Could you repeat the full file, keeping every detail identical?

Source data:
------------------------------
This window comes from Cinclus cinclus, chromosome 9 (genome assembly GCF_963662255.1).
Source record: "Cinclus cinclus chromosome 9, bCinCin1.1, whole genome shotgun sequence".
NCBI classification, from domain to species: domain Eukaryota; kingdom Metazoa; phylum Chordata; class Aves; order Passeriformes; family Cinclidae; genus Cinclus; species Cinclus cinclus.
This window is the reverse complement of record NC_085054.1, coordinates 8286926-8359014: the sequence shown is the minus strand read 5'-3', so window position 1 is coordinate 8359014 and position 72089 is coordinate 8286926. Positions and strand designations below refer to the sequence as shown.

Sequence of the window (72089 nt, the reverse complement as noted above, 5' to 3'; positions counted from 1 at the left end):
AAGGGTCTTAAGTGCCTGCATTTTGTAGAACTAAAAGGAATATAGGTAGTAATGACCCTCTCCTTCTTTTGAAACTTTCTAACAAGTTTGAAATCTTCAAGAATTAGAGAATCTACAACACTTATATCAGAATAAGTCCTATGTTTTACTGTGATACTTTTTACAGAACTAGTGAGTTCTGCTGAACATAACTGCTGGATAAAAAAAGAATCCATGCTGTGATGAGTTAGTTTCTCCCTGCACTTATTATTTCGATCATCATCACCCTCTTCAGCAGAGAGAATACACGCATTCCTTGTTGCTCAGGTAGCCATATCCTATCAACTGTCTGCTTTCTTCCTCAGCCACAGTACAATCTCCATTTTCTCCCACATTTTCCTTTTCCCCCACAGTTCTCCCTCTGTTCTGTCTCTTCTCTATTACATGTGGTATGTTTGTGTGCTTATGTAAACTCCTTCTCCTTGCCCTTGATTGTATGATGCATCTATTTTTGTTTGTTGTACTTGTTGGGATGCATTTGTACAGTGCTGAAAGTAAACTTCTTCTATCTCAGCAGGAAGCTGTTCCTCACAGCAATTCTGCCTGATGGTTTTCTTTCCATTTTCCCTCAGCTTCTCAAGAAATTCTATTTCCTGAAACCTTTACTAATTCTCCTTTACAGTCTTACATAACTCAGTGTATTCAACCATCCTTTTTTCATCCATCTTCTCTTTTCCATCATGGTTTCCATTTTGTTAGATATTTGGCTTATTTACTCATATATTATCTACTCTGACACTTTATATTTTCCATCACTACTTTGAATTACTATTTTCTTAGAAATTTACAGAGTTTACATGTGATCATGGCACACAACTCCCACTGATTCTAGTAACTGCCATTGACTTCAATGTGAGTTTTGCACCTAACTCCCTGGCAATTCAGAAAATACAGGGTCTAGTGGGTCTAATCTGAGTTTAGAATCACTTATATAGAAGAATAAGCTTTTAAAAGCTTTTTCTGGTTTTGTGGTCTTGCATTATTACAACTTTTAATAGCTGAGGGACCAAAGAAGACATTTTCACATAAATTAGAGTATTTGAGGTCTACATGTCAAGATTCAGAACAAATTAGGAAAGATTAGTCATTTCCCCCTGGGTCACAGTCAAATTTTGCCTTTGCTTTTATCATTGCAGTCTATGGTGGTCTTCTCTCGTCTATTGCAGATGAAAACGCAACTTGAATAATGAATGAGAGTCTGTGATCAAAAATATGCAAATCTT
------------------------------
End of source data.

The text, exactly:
This window comes from Cinclus cinclus, chromosome 9 (genome assembly GCF_963662255.1).
Source record: "Cinclus cinclus chromosome 9, bCinCin1.1, whole genome shotgun sequence".
NCBI classification, from domain to species: domain Eukaryota; kingdom Metazoa; phylum Chordata; class Aves; order Passeriformes; family Cinclidae; genus Cinclus; species Cinclus cinclus.
This window is the reverse complement of record NC_085054.1, coordinates 8286926-8359014: the sequence shown is the minus strand read 5'-3', so window position 1 is coordinate 8359014 and position 72089 is coordinate 8286926. Positions and strand designations below refer to the sequence as shown.

Sequence of the window (72089 nt, the reverse complement as noted above, 5' to 3'; positions counted from 1 at the left end):
AAGGGTCTTAAGTGCCTGCATTTTGTAGAACTAAAAGGAATATAGGTAGTAATGACCCTCTCCTTCTTTTGAAACTTTCTAACAAGTTTGAAATCTTCAAGAATTAGAGAATCTACAACACTTATATCAGAATAAGTCCTATGTTTTACTGTGATACTTTTTACAGAACTAGTGAGTTCTGCTGAACATAACTGCTGGATAAAAAAAGAATCCATGCTGTGATGAGTTAGTTTCTCCCTGCACTTATTATTTCGATCATCATCACCCTCTTCAGCAGAGAGAATACACGCATTCCTTGTTGCTCAGGTAGCCATATCCTATCAACTGTCTGCTTTCTTCCTCAGCCACAGTACAATCTCCATTTTCTCCCACATTTTCCTTTTCCCCCACAGTTCTCCCTCTGTTCTGTCTCTTCTCTATTACATGTGGTATGTTTGTGTGCTTATGTAAACTCCTTCTCCTTGCCCTTGATTGTATGATGCATCTATTTTTGTTTGTTGTACTTGTTGGGATGCATTTGTACAGTGCTGAAAGTAAACTTCTTCTATCTCAGCAGGAAGCTGTTCCTCACAGCAATTCTGCCTGATGGTTTTCTTTCCATTTTCCCTCAGCTTCTCAAGAAATTCTATTTCCTGAAACCTTTACTAATTCTCCTTTACAGTCTTACATAACTCAGTGTATTCAACCATCCTTTTTTCATCCATCTTCTCTTTTCCATCATGGTTTCCATTTTGTTAGATATTTGGCTTATTTACTCATATATTATCTACTCTGACACTTTATATTTTCCATCACTACTTTGAATTACTATTTTCTTAGAAATTTACAGAGTTTACATGTGATCATGGCACACAACTCCCACTGATTCTAGTAACTGCCATTGACTTCAATGTGAGTTTTGCACCTAACTCCCTGGCAATTCAGAAAATACAGGGTCTAGTGGGTCTAATCTGAGTTTAGAATCACTTATATAGAAGAATAAGCTTTTAAAAGCTTTTTCTGGTTTTGTGGTCTTGCATTATTACAACTTTTAATAGCTGAGGGACCAAAGAAGACATTTTCACATAAATTAGAGTATTTGAGGTCTACATGTCAAGATTCAGAACAAATTAGGAAAGATTAGTCATTTCCCCCTGGGTCACAGTCAAATTTTGCCTTTGCTTTTATCATTGCAGTCTATGGTGGTCTTCTCTCGTCTATTGCAGATGAAAACGCAACTTGAATAATGAATGAGAGTCTGTGATCAAAAATATGCAAATCTT